The legalization of corruption
Corruption is a blight on society in our country. Every day, crores of rupees are sunk into the black hole of bribes, large and small. Corruption causes untold suffering to all sorts of Indians, from jet-setting billionaires to the man on the street. It is a disease that impedes the progress of India's march towards true prosperity. It has the effect of dragging everything down, like Abhishek Bachchan in a movie with an otherwise decent cast. Or Yuvraj Singh on an escalator.
However, there's a simple way to eliminate the ill-effects of corruption, and actually make it contribute positively to society. All we need to do is make it legal. Change our laws to ensure that corruption is a practice that can be undertaken perfectly legally, after one obtains the necessary licenses from the Government. Simple.
Licenses can be given to anyone who meets the eligibility criteria (general sleaziness, ethical flexibility, ambiguous morals) and is willing to pay the license fees. The fees can be fixed in slabs, in accordance with the magnitude of the proposed corruption. Getting a license to accept bribes for handing out minor documents such as driving licenses or university degrees would be relatively inexpensive, when compared to getting a license that will permit you to award high-value mining, telecom or infrastructure contracts in exchange for monetary gains.
The sale of 'corruption licenses' alone would generate so much money for the exchequer, it would make A Raja look like a cop who just accepted a twenty rupee bribe to overlook a traffic-signal violation. And that's just for starters. Legalizing corruption means that you can tax it directly - resulting in seriously big income for the Government, freeing them up financially so they can ditch hare-brained schemes such as the NREGA and focus on building important stuff such as hideous statues of political figures, ugly memorials to great people and private roads for everyone.
And I haven't even mentioned the huge savings that would come from the shutting down all the various vigilance and anti-corruption cells, which would be rendered superfluous.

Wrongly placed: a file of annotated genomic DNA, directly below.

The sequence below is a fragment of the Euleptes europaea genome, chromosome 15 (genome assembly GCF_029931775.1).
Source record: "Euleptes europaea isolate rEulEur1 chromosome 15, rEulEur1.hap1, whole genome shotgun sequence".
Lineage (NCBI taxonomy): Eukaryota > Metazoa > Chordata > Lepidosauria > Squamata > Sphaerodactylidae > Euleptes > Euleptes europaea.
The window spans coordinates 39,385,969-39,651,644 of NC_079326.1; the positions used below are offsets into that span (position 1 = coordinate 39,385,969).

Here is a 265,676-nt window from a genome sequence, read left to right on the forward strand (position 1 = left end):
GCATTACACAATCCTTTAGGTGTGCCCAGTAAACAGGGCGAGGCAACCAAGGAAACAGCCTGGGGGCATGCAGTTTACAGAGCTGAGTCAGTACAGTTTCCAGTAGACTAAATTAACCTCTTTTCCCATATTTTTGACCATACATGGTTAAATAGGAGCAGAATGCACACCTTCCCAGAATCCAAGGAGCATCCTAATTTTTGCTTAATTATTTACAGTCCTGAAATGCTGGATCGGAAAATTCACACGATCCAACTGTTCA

The beauty of this idea is that it is completely foolproof. Of course, any license-based system is vulnerable to being exploited by corrupt officials, but since, under the new rules, corruption itself would be quite legal, these unscrupulous elements would be in a fix. They would be thoroughly flummoxed, like so many ants trying to find the end of a Moebius Strip by marching steadfastly in one direction. Anyone looking to take bribes to award 'corruption licenses' would have to obtain a license themselves first. Licenses all the way up. Elegant, effective and infinitely recursive. All Government policy should be like that.
In fact, going forward, why stop at corruption? This policy can be extended to include extortion, goondaism, blackmail, forgery, perjury, and eventually, all of crime itself. This isn't as abhorrent as it sounds. So many activities that should be illegal are permitted by Indian law. We still allow crazies to run villages according to their whims and fancies. We still allow all manner of perfectly legal discrimination based on caste, religion and community. We still allow Ram Gopal Verma to make films.
Don't get me wrong - I'm not arguing that these things should be outlawed or anything. They are all wonderful examples of how stuff that would be illegal in most modern, liberated societies work extremely well in making India a strong and functioning democratic society. I'm just saying that there are so many other activities that, if legalized, can serve the same useful purpose.
Legalizing crime would also ensure that those pesky agencies which publish annoying reports about 'global crime rates' would be forced to declare India as 'completely crime-free'. This would boost our international image, make countries like Germany pale in comparison, and help tourism. People who are too terrified to visit South Africa because of the high crime rate would flock to Bihar instead. Think of the impact this would have on our economy.
The approach I'm suggesting isn't even new. It has been in existence in various forms for years, being called, among other things, "Moving the goalposts", "Lowering the bar", "If you can't beat 'em, join 'em" "Never mind the footwork, look at the score" and "Modern Dance is brilliant - you just don't understand it".
Like all of you, I, too, dream of India as a Utopian society, free of crime, injustice and evil. To achieve this, we must turn our weaknesses into strengths.
Anand Ramachandranm, who is a writer, comics creator and video game designer